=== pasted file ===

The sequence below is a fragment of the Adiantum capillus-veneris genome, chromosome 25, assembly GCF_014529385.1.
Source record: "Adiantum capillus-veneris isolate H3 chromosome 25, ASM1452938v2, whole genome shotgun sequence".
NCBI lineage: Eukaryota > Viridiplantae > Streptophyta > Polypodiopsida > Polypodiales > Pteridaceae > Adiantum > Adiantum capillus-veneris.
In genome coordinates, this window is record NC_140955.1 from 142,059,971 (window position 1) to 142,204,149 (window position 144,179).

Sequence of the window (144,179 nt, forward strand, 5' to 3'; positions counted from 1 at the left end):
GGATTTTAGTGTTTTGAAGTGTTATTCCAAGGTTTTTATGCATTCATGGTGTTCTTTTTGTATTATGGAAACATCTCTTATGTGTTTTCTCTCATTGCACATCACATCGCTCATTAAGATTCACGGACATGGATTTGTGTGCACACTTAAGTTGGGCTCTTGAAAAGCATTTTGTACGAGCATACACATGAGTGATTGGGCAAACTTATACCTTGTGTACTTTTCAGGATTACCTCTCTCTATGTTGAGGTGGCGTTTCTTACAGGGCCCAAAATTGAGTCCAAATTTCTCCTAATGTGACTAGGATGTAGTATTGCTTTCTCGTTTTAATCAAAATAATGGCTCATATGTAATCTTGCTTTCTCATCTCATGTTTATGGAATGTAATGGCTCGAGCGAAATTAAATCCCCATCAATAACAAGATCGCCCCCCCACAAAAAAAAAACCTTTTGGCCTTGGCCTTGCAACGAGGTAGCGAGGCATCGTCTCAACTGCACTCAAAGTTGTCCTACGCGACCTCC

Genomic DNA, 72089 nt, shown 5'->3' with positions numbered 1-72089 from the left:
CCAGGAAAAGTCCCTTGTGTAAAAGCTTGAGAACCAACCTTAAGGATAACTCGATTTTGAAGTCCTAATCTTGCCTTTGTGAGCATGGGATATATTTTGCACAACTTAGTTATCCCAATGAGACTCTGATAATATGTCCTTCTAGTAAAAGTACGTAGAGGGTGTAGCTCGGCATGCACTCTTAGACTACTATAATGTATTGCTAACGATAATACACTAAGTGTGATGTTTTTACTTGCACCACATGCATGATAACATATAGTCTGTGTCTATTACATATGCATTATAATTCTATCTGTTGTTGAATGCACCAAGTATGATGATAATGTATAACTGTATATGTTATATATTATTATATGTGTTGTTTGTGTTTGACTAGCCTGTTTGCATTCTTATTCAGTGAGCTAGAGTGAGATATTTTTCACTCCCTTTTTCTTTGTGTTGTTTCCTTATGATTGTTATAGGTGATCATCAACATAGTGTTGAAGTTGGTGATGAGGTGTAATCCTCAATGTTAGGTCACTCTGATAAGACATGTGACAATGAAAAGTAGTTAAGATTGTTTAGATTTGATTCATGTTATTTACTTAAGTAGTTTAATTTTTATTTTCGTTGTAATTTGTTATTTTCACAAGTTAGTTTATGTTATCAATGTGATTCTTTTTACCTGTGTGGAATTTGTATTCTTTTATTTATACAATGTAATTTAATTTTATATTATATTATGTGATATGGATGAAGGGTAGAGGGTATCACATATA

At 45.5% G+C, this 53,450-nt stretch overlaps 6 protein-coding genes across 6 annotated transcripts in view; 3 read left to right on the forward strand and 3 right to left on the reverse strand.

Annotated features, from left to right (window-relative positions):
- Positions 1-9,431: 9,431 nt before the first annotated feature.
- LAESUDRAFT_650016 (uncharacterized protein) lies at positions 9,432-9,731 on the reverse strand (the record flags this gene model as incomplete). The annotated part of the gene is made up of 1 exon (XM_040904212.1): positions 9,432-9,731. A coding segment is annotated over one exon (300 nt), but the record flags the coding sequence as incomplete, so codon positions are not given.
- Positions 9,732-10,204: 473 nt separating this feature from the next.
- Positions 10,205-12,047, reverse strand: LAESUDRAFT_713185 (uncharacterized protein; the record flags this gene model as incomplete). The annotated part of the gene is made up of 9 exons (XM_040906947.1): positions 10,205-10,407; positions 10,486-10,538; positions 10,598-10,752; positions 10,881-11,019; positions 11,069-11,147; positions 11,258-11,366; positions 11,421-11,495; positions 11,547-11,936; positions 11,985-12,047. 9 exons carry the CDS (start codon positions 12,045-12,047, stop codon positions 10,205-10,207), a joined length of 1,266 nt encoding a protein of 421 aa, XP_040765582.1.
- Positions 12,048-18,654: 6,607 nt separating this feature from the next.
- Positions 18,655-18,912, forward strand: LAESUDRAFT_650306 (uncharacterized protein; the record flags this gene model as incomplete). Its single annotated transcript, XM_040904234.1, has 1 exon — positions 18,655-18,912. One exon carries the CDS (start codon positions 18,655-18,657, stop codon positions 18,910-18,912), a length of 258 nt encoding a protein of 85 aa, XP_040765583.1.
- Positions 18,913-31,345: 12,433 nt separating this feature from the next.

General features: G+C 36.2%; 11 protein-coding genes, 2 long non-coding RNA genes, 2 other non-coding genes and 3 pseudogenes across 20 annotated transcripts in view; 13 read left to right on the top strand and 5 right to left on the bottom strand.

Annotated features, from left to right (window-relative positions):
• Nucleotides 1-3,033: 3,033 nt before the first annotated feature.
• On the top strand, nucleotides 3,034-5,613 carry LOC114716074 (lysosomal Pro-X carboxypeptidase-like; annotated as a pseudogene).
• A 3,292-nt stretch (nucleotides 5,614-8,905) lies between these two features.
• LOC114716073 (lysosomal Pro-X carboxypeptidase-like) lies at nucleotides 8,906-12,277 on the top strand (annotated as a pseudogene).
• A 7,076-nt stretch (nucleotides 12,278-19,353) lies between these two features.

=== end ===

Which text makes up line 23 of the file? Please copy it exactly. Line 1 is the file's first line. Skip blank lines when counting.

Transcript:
• LOC114716073 (lysosomal Pro-X carboxypeptidase-like) lies at nucleotides 8,906-12,277 on the top strand (annotated as a pseudogene).